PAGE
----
Family Planning vs. Family Finances

By: Christine Romans Email
By: Christine Romans Email

11/25/2011 --

There's a new debate at the dinner table: family planning versus family finances. More couples now take money into account when deciding whether to expand their family.

Laurie and Ryan Parthemore want to have another baby, but the economy stands in their way.

"Two would scare the heck out of me because to have childcare costs times two. I mean that's another big chunk of change," said Ryan Parthemore.

The couple spends $11,000 on child care for Olivia. She's one and and a half years old. Ryan, a detective, gets extra income working in his family's business; but Laurie's job is a major factor in their family planning.

14 out of 21 people have been laid off at the child care association where she works. Laurie isn't sure if she'll have a job come January.

"I'm 39 now and so there's a window and that window closing while the job window closes at the same time or potentially will close - it's a little unnerving," said Laurie.

Women are already waiting longer to have kids -- and they are having fewer of them. In 2010, 4 million babies were born in the us -- down from the peak of 4.3 million in 2007.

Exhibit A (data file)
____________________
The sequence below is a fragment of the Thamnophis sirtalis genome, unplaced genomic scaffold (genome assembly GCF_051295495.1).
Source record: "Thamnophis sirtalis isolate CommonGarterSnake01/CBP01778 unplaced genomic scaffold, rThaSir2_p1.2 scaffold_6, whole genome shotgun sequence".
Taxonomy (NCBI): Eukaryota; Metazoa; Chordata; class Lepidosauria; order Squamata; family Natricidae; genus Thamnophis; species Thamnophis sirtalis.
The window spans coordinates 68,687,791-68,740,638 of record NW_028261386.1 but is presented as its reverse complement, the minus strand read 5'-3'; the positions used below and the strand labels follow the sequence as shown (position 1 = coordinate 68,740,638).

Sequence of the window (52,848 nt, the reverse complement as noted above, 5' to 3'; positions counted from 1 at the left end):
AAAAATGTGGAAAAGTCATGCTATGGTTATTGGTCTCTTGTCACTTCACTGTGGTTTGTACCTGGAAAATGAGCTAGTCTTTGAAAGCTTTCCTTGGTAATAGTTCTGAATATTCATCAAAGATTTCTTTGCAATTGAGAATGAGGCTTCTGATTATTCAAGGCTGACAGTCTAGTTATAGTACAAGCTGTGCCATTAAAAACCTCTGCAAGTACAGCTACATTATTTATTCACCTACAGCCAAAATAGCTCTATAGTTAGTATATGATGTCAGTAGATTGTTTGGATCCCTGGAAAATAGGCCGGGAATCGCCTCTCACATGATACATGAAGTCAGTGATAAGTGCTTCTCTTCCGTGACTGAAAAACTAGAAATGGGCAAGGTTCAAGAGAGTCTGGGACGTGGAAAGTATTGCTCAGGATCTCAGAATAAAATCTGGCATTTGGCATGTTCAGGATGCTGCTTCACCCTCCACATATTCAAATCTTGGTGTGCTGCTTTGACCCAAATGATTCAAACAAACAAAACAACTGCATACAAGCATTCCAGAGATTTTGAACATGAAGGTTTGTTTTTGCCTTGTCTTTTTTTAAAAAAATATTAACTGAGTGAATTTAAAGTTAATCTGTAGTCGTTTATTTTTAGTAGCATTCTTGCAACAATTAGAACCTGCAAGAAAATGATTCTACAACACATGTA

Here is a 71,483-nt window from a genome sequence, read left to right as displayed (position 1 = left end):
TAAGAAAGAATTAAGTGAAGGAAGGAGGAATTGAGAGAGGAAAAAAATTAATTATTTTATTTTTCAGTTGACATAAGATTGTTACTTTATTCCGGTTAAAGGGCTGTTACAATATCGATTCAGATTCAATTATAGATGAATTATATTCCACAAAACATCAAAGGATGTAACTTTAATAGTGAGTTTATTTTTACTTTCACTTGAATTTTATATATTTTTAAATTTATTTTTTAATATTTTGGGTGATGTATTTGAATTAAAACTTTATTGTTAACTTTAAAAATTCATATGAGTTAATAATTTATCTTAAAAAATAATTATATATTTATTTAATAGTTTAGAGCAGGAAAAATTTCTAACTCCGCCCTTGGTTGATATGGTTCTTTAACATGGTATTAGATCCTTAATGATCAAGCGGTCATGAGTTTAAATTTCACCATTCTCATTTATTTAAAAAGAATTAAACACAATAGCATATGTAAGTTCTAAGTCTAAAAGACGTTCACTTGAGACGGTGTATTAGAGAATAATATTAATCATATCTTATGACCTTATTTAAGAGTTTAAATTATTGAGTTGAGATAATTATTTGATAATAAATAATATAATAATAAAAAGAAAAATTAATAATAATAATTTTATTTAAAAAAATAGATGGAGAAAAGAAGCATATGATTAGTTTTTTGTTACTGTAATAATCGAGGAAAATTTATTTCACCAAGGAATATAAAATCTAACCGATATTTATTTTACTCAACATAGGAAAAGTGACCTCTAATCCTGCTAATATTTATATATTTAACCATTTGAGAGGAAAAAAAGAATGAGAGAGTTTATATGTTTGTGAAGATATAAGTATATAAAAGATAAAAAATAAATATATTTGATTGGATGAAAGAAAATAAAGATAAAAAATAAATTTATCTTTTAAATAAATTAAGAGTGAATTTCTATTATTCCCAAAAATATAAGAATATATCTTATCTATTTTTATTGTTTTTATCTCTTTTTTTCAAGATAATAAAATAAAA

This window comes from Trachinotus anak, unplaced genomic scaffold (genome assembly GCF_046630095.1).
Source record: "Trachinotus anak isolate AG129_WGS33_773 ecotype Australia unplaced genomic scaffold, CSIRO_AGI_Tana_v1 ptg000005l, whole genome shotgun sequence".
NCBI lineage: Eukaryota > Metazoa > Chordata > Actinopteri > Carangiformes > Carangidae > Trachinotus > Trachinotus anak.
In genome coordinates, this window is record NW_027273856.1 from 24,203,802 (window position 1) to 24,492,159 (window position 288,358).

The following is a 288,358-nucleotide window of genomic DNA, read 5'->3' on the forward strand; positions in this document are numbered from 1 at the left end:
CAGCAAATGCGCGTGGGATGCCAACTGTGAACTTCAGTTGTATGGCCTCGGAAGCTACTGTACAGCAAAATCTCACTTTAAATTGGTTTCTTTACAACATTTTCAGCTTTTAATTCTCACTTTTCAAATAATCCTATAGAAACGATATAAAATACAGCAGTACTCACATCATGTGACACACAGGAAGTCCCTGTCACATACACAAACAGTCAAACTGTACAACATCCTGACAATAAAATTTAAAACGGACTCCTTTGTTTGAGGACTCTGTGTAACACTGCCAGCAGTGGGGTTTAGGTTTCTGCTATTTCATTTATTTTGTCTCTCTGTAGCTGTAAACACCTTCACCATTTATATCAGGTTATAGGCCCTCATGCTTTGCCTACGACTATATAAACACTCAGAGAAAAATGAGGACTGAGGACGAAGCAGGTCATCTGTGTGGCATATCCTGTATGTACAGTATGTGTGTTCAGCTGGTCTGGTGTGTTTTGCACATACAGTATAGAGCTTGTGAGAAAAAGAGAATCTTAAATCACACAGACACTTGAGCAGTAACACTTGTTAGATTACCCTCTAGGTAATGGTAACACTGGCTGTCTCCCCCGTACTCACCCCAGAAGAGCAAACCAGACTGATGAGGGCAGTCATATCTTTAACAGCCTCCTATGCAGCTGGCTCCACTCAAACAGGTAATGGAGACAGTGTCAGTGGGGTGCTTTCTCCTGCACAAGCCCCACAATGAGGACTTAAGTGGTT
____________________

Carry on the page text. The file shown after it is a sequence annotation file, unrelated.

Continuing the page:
226,920 dollars to be exact. According to the government. Up more than $60,000 from 10 years ago.

Dr. Jacques Moritz has delivered about 3,000 babies. "There's no doubt that the economy matters in having children. It has mattered throughout history. In the depression, it went down. In other recessions it went down and in boom times it goes up," said Dr. Moritz.

"Couples are telling me that, the economy is tight, having a kid is a great expense. I think a bigger expense up in your head than in reality, but still, people think about kids and college and education and all the costs involved, they're right. So they're seeing the moment right now, how could we ever do this and they're postponing it."

Mortiz says women think they can't afford to have a baby; but for many, they can't afford to wait.

"The stock is up, the stock is down, but the stock of the eggs is always going down basically every year we get older," said Dr. Moritz.

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